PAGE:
- Nenhuma tão wise quanto esta. - eu disse e ela sorriu; otherwise tinha encantado sua memória, por isso, ela decidiu escrevê-la em seu caderno em letras maiúsculas e pintou as letras como se pintasse desenhos. Naquele momento, Bianca era criança novamente e estava aprendendo sem pressa de reter tudo e com a paciência para artificar cada palavra. 

- Decidi algo, professor - ela disse com o brilho do learner no olhar - Vou colecionar as palavras, que na minha opinião, são as mais feias em inglês e torná-las bonitas. Posso enviá-las para o senhor ver como ficou? 

- It will be a pleasure! - respondi e nos despedimos. A vê-la sair, compreendi porque escolhi essa profissão e a importância da arte e da poesia nas aulas. Palavra por palavra, Bianca está sendo encantada e logo, essas palavras fluirão tão naturalmente em seu speech que trarão a confiança que mil aulas não conseguiram, isso não ocorreria otherwise.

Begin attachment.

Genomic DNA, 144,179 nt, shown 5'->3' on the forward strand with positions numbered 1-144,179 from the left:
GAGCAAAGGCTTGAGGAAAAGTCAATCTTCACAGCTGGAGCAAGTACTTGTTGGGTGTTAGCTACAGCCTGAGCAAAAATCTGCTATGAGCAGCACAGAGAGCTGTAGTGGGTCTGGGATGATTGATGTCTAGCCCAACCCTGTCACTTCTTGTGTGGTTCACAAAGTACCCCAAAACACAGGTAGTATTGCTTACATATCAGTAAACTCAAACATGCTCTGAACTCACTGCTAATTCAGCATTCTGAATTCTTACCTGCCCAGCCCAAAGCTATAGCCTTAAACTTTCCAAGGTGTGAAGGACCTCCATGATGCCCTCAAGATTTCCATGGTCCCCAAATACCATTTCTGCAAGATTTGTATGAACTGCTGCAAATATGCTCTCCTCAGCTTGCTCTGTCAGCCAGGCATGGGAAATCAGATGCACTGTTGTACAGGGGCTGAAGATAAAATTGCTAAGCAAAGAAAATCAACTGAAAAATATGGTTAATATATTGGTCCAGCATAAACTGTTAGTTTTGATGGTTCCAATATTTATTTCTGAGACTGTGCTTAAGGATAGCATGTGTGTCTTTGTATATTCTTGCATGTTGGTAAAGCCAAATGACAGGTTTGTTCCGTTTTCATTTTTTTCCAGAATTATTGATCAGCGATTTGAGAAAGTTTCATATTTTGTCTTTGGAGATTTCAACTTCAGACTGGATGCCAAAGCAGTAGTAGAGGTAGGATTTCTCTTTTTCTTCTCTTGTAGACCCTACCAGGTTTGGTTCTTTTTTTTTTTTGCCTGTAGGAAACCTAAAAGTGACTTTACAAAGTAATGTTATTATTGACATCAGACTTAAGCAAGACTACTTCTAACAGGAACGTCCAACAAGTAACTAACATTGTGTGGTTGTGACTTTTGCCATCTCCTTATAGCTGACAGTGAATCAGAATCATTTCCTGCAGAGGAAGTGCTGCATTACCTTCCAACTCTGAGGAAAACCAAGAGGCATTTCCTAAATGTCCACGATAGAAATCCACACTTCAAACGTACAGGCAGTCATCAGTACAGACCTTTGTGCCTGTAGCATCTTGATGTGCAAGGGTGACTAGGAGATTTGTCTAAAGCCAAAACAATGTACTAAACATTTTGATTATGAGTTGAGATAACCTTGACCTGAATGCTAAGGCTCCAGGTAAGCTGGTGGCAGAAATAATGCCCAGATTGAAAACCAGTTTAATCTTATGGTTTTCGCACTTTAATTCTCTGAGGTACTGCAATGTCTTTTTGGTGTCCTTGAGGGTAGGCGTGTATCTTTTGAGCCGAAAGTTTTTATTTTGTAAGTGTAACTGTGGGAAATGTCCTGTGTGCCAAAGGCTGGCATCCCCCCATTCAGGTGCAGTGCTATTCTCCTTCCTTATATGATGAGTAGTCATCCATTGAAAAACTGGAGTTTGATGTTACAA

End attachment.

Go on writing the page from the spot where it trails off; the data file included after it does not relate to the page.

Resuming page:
" Sem encantamento, não há aprendizado" - repeti baixinho para mim. 

- O que é isso, teacher? Falando sozinho? - era o You que acabava de chegar para a aula dele - Nossa, Teacher, duas semanas sem aula e quando volto, o teacher está falando sozinho. 

- Welcome back, You, but  how do You say...

quinta-feira, 13 de junho de 2013

Art-sy way to learn English

EXPLOPRING ENGLISH BY KEITH W.WRIGHT



It may be a creative craft to many but art can also be used to develop language skills.

ART-BASED activities are often mistakenly viewed by some teachers as a “recreation” or “leisure time” activity.